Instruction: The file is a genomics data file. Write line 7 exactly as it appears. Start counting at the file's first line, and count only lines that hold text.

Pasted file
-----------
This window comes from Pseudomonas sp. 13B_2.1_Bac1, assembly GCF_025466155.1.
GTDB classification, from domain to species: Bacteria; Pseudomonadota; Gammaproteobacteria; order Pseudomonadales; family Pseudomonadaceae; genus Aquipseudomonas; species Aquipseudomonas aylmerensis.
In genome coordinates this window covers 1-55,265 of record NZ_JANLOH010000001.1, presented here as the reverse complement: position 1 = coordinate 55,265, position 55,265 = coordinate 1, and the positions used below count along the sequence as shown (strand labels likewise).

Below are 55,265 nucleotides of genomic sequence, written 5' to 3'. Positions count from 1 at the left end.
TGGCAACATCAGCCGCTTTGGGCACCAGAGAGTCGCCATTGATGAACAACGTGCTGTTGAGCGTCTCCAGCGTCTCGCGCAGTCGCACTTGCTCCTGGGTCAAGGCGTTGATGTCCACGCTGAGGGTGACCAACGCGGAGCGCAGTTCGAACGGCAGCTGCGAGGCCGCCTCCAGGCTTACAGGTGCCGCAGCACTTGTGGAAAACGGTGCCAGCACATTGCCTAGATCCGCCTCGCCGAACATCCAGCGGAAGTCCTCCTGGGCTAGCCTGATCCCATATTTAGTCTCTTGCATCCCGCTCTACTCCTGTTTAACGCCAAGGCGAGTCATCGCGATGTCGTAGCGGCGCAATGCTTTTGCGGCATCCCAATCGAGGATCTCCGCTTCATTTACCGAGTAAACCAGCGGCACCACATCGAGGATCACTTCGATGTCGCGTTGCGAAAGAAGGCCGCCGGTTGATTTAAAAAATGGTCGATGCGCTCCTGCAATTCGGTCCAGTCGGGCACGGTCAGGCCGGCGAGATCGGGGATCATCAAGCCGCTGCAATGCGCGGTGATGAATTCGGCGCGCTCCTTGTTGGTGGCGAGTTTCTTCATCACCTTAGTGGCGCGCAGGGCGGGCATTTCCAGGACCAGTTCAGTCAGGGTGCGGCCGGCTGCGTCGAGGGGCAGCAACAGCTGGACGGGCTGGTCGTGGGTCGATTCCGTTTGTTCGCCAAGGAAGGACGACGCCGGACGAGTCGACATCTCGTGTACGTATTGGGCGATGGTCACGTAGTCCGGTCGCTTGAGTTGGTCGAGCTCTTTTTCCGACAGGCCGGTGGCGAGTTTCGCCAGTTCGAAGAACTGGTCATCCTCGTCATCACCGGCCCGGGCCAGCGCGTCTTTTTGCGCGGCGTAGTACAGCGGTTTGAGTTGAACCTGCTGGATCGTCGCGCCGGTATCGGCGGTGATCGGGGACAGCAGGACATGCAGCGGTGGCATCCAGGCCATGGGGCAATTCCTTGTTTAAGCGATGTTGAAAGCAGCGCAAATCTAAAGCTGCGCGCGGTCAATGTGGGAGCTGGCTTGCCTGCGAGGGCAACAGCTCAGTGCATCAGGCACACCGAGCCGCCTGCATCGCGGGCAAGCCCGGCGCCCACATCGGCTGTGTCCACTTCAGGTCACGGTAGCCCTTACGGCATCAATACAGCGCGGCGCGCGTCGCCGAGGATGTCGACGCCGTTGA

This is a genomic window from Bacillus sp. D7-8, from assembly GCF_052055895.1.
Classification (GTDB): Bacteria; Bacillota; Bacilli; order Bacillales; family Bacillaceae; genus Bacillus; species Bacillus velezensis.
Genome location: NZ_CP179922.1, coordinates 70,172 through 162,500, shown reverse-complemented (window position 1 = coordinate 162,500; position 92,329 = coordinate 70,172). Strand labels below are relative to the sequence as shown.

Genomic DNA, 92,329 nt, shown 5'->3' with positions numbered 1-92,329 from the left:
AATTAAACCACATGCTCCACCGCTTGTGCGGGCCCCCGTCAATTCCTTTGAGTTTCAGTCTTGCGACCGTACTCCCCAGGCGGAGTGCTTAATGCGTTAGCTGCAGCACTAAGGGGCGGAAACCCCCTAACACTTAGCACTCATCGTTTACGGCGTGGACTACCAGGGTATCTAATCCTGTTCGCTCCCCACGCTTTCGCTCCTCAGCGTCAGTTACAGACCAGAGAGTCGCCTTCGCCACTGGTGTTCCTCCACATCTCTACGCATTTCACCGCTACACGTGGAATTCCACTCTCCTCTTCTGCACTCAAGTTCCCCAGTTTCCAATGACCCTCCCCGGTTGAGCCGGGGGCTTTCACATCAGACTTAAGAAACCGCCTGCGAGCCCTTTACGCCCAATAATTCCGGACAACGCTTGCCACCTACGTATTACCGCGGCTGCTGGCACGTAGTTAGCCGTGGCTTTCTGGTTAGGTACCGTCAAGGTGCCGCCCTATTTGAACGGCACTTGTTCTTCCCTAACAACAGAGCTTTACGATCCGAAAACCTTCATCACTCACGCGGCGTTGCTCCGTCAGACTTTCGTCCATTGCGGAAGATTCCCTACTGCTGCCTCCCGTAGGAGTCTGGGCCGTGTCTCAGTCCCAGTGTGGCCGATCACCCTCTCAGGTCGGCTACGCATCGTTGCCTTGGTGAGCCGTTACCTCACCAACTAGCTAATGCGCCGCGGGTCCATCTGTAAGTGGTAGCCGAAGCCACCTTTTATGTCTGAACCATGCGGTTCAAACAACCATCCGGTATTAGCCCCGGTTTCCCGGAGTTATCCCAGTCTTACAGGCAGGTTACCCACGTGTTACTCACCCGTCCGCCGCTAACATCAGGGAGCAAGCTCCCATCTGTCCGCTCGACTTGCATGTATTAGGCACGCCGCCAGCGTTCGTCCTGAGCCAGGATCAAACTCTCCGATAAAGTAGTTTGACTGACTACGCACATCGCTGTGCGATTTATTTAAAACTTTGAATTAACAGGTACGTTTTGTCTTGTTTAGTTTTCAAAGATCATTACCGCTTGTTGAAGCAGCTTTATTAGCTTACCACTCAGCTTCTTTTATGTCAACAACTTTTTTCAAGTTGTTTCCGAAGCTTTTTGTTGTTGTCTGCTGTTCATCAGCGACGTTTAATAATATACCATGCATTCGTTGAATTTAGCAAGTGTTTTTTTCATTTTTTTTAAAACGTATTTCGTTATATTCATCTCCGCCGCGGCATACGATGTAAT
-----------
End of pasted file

Classification (GTDB): Bacteria; Bacillota; Bacilli; order Bacillales; family Bacillaceae; genus Bacillus; species Bacillus velezensis.